One more wonderful evening at Omori Lake House with much discussion of the U.S. political situation(s) and we were off to Rotorua the next day.

February 24 – Drive to Rotorua

Our hosts in Rotorua, The Lake House Bed and Breakfast, thelakehouserotorua.com had emailed suggestions for site-seeing on our way from Taupo. After fond farewells to Raewyn and Neil, and a quick stop at Scenic Cellars in Taupo to replenish our traveling wine cellar, we hit Spa Park in Taupo where a hot springs hits the river forming a nice pool. There is a restroom near the parking area where one can change and then it is a short walk downhill to the river. If you want to rediscover your inner child, there is a small zip line in the park uphill from the parking lot near that same restroom.

Huka Falls was the next site on our list and there is a trail from Spa Park along the river which ends up at the falls. Or you can drive to the falls area. It is definitely worth the short side-trip. The best way to describe it is that it is a side-ways water fall of incredible volume and color.

Further up SH #5 is the Wai-o-tapu Thermal Area. The Saxbys, our hosts-to-be in Rotorua, had sent us a discount coupon for 10 % off the entry fee. I have read many accounts that state if you have been to Yellowstone then these are no big deal. I haven’t been to Yellowstone since I was a child and I found this area to be worth the price of admission and the short amount of time (1 ½ hours) it took to enjoy. Equally fun, and free, were the mud pots just up the road from the thermal area’s parking lot. It is signed, so if you can find Wai-o-tapu, you can find the mud pots.

We arrived at our B&B late afternoon. We had a pleasant room in this lakefront house. It is hard to compare, having just come from such an ideal spot, but we looked forward to some pre-breakfast kayaking and were very glad not to be directly in Rotorua town. We had a really nice dinner at a small resort practically next door, the Wai-Ora Spa www.waiora-resort.com.

February 25 – Rotorua

We had a disappointing start to the day as it was very cool with rain projected so we opted out of the early morning swim or kayak. Ken outlined several interesting hikes for us and we headed into town first. Our first stop was Kauri Park which was not that impressive in light of having seen Wai-o-Tapu the day before. However, there is something to be said for the novelty of thermal pools in the midst of a town. It then began to pour rain so we scrapped our plans to hike and headed through the Government Gardens to the museum. We began our visit with the viewing of a hokey film on the New Zealand creation story and the earthquake at Tarawera. It was definitely worth seeing if only for the “cheese” factor. The museum exhibits included a well-done feature of the Maori which we felt rounded out what we had learned at Te Papa.

It continued to rain so we ducked into Relish for a light lunch where we enjoyed two very nice salads. We were back at the B&B just in time to get ready for our ride to a hangi at Mi Tai. www.mitai.co.nz .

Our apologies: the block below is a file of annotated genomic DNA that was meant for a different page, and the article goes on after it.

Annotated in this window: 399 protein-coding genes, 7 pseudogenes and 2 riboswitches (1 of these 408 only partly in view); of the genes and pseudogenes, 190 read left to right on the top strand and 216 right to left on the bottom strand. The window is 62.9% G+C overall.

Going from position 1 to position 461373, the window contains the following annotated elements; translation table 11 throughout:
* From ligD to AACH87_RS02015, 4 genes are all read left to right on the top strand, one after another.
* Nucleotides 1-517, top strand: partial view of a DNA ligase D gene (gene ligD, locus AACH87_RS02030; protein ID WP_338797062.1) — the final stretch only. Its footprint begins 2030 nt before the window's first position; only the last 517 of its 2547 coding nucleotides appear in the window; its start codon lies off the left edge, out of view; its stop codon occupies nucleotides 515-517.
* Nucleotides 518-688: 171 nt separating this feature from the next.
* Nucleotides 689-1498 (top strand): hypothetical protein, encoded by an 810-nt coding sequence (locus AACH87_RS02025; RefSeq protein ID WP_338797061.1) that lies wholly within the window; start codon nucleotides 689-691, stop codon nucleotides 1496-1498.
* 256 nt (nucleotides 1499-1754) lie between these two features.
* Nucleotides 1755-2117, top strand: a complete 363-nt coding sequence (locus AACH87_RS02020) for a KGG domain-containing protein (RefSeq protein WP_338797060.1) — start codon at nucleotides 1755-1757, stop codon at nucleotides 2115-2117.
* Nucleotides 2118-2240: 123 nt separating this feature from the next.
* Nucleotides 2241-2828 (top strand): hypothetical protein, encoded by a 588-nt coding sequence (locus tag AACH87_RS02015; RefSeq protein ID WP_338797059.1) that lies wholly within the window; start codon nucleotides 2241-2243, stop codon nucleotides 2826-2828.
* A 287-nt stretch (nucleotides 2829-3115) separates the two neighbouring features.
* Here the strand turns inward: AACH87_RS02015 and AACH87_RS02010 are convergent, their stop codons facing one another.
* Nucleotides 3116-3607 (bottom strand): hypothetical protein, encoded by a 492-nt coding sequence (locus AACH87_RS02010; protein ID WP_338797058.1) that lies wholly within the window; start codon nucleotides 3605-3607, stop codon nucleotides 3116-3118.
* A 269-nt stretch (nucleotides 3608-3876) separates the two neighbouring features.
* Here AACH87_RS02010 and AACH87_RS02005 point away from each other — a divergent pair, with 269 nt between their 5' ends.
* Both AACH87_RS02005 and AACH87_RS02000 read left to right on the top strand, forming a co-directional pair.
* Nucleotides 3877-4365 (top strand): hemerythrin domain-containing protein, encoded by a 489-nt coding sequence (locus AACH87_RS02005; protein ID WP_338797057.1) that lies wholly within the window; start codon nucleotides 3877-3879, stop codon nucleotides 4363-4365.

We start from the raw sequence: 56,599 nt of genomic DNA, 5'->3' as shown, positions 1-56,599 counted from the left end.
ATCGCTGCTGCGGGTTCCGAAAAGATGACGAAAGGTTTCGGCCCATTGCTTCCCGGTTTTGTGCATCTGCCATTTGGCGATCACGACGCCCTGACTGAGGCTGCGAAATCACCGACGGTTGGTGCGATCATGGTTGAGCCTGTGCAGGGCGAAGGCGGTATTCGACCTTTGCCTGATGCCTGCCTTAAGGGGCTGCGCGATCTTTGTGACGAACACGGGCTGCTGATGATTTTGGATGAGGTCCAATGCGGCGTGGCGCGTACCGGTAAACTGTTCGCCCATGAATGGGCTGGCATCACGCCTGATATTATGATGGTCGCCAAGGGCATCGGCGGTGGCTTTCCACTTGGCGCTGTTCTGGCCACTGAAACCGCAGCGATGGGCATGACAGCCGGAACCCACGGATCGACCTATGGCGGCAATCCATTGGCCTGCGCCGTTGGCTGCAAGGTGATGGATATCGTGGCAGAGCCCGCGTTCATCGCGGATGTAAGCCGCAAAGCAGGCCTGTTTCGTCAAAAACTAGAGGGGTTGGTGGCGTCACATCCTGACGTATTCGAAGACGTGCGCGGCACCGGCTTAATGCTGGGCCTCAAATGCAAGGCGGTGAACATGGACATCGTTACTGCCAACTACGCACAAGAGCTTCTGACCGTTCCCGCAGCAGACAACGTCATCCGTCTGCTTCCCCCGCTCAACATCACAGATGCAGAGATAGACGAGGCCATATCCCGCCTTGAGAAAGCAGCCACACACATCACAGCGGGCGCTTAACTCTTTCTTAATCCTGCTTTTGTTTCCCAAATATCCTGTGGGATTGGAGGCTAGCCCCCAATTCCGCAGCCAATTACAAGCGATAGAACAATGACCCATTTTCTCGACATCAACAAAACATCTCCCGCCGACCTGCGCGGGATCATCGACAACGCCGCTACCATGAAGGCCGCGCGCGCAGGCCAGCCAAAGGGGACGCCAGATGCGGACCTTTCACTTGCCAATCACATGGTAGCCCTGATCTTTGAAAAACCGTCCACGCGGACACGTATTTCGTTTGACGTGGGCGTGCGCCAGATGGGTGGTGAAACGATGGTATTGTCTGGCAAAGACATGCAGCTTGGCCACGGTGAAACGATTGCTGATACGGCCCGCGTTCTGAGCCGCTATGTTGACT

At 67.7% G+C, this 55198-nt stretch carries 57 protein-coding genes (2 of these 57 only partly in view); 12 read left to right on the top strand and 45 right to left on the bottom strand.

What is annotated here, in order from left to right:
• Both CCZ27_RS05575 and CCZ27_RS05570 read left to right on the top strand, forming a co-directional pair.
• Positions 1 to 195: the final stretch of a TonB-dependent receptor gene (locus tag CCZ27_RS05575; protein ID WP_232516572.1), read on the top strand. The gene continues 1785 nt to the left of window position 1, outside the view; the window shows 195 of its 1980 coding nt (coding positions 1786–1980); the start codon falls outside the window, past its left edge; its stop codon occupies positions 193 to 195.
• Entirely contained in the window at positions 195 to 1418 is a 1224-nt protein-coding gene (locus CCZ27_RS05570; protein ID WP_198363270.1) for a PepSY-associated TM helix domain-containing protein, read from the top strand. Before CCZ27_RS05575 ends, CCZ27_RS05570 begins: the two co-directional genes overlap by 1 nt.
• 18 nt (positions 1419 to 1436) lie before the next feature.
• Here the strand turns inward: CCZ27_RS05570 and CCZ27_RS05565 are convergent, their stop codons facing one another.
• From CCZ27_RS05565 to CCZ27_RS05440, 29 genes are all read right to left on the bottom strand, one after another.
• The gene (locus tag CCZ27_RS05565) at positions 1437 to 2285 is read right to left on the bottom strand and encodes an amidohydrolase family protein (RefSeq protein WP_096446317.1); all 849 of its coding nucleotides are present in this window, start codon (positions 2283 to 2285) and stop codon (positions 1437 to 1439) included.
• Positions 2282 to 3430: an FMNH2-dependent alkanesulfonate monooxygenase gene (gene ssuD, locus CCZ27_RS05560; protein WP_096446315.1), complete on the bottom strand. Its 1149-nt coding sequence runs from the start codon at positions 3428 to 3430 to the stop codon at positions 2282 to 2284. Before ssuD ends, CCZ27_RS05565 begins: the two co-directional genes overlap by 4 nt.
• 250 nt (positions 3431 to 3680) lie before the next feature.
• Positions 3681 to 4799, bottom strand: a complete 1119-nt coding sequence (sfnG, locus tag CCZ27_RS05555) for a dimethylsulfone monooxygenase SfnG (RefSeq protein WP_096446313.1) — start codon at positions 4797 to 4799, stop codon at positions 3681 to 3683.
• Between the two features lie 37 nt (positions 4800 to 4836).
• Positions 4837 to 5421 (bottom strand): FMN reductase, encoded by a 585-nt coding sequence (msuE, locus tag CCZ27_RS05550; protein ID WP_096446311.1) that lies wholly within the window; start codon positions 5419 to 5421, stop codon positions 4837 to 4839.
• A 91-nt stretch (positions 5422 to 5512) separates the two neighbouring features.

Our hosts in Omori told us that we should go to a hangi, even though they were a bit commercial, and our hosts in Rotorua said that they felt Mi Tai did the best job. There were some aspects of the evening that made me understand the term “RotoVegas” but overall I was left with a greater understanding of the Maori culture. The performance began along the banks of a spring as the tribesmen rowed up chanting. We were then directed to the theatre where we were seated in the front row which made for some flinching on my part during the haka and when the long spears got to twirling around! Dinner followed the performance and then we took a nighttime walk down to the tribe’s cold water spring to see the glow worms. Included in our ticket price was door-to-door shuttle service.

February 26 – Unplanned return home

I end this report on a sad note. The morning we were to go to the Coromandel Peninsula we received word that my husband’s father was dying and we needed to return home. Our hosts and Air New Zealand pulled out all the stops for us and we were able to get on a flight to San Francisco that evening. We hit the ground running and made it on to another flight out of San Francisco to New Jersey.

My memories of my father-in-law will be forever tied to my memories of this wonderful trip, the fabulous sights of New Zealand, and most especially, to the incredible hospitality and generosity of the people of this marvelous land.

The links to the places we had planned to stay our last 12 nights are below:

3 nights - www.sea-escape.co.nz
2 nights - www.takamatua.co.nz
5 nights - www.thepromontory.co.nz
1 night - www.petiteprovence.co.nz
1 night - www.edenvilla.co.nz

We will return!
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Mar 16th, 2010, 05:06 PM
  #29
 
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Fabulous report PJTravels..sorry to hear about the sad ending.